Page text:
July 18, 2016

How an Old-School Alarm Clock Changed My Life.

phone in bed

Before I knew it, my most intimate relationship was with my iPhone 6.

We went everywhere together. We’d say goodnight, and greet the new day in the morning. It played music for me while I got dressed, helped me navigate where to go, and connected me to my social network. It was kinda like my best friend and emotional companion all in one.

Even with a dear boyfriend in my life, my iPhone still had the deepest insight into my being.

The moment I realized all of this, I became physically uncomfortable. My emotional and somatic attachment to this physical object was nonstop.

What if this was actually getting in the way of growing in my relationships to people? What if, in some small metaphysical sense, my iPhone being my primary partner was clogging the flow with my actual partner? Am I in a codependent relationship with an impermanent object?

The Buddhist in me freaked out.

Even from a physical perspective, it’s not healthy. Smartphones are constantly emitting EMFs, or Electro-Magnetic Frequencies. The SAR, or Specific Absorption Rate, of EMFs from the latest smartphones on the market is just a smidgen below the safe, legal limit of 1.60 watts per kilogram.

“The SAR is a measure of the maximum amount of microwave radiation absorbed by the head or the body. It is measured in a laboratory using an artificial model of a large adult male with different fluids to simulate human tissue. The SAR, which is measured in watts per kilogram, represents the maximum amount of energy absorbed in any one gram of tissue in the test model. Phones sold in the U.S. typically range in SAR values from about 0.20 up to the 1.60 legal limit.” [1]

During a phone call, the iPhone 6 emits 1.18 watts per kilogram into your head—your head, as in the place where your brain lives. When all the transmitters are on (cellular, WiFi and Bluetooth), the phone emits 1.59 watts per kilogram. The safe, legal limit is 1.60. This means that if you sleep with your phone near you in anything but airplane mode, the radiation is being cooked into your cells, potentially mutating their growth.

Electricity changes the constitution of physical things.

Once I became aware of this information, I dug through my boxes of random things—you know, those boxes you have full of trinkets, batteries, old gifts, things you hold onto for maybe-one-day reasons—and found my old school alarm clock. I’d had this baby since the 8th grade. It had two buttons for minutes and hours, one large snooze/light button and four settings. Simple. I found some batteries and reintroduced this archaic technology into my life.

Since then, I’ve been putting my phone (on airplane mode) into a basket on the opposite side of my room before going to bed. I don’t touch it until after I’ve made my bed, done my morning hygiene routine, made hot water with lemon, tidied up my space and pulled my meditation cushion into the center of the room. Only then, after at least 30 minutes of tuning into my needs, do I reach for my iPhone and turn it off airplane mode. Then I set a timer and sit in stillness for at least 10 minutes.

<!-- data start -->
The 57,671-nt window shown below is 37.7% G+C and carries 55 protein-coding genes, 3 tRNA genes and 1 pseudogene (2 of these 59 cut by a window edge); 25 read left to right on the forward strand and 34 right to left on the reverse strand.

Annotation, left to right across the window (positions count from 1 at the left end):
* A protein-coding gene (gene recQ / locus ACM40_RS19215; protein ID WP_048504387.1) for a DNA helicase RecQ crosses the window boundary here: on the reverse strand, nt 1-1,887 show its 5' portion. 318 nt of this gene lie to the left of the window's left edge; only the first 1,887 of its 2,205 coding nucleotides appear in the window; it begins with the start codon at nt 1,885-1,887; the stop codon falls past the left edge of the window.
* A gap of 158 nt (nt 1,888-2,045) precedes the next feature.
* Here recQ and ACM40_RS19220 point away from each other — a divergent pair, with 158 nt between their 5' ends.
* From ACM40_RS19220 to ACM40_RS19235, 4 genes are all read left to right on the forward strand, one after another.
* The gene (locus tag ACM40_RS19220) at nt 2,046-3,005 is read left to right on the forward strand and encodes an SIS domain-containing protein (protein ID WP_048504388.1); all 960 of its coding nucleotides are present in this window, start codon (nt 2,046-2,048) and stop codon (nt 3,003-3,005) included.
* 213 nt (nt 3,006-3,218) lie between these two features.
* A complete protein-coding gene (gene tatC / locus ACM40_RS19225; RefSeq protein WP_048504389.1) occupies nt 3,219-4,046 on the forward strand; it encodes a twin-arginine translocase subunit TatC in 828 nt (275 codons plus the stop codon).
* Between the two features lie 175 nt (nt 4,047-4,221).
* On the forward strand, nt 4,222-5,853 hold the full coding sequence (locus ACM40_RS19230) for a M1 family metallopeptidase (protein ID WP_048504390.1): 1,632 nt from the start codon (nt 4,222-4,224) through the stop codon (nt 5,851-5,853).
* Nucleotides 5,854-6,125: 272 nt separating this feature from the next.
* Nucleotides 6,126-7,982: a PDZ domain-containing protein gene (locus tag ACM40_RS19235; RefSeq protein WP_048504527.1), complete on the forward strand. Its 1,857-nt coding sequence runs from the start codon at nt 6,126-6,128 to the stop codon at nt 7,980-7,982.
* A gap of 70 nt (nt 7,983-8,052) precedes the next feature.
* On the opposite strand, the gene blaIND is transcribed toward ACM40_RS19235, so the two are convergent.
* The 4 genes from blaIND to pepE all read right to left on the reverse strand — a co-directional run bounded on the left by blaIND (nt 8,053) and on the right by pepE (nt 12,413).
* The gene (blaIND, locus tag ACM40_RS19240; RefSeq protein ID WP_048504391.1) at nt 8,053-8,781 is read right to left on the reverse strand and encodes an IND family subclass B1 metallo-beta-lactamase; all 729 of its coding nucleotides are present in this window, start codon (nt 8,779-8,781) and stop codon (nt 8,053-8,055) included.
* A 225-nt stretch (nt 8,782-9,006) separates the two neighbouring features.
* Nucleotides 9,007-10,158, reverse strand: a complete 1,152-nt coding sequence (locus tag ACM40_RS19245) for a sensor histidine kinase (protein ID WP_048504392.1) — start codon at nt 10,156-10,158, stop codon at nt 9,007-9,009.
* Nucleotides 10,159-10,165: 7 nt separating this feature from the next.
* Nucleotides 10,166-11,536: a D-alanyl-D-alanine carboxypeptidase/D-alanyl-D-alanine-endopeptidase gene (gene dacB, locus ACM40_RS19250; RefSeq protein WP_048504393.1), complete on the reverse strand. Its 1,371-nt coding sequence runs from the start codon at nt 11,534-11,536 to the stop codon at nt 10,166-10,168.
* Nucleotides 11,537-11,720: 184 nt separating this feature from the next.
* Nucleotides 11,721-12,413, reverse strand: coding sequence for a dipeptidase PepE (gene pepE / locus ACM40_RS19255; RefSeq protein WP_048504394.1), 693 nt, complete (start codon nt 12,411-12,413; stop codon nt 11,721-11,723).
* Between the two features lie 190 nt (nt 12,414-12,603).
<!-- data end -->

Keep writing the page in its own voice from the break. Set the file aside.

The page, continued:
The results in my life have been shockingly noticeable.

Firstly, I am way less frustrated and angsty. I no longer wake up with concern that I am behind the rest of the world. I no longer spend my days in fight or flight, in worry, in a rush, in comparison. I trust my own intuition most and am quicker at making decisions.

I find that instead of checking my bank balance and social networks before going to sleep, I am now spending time asking my body what it needs before I put it to work again the next day. Do I need to lie with my legs up the wall? Have I even taken a full deep belly breath all day? How’s my heart? Do I need to cry for no special reason? Do I need to breathe into all my chakras to clear them from all they’ve accumulated?

Often, in this special place, I find myself coming to a resting smile instead of a furrowed brow.

I find myself in deep appreciation of my life, lying on my back, baring my belly to the world, instead of huddling in fetal position to hide myself from all of it. My body, heart and mind are actually coming to rest.

In the morning, I have less electricity in my headspace. My mind is as still and quiet as the sunrise. Thoughts arise softly and timidly, instead of clamoring for my attention. Overall, I have more peace and a bigger heart. I no longer suffer from a scarcity of energy; I can give another person my full attention and compassion without worrying that there is something else I should be doing.

After all, there is no race, and there is no fire. Plugging in can often mean checking out of the physical earth and forgetting the human body.

The electronic experience can take us far out and tickle our imagination, but I’ve never found more reward and peace than in the depths of accepting that I am human.



  1. Moskowitz, Joel M., Ph. D. “IPhone 6 SAR: Radiation Levels & Separation Distance.” Electromagnetic Radiation Safety. N.p., 29 Sept. 2015. Web.


Author: Katerina Kan

Image: m01229/Flickr

Apprentice Editor: Devin Mudcat Kelly; Editor: Toby Israel


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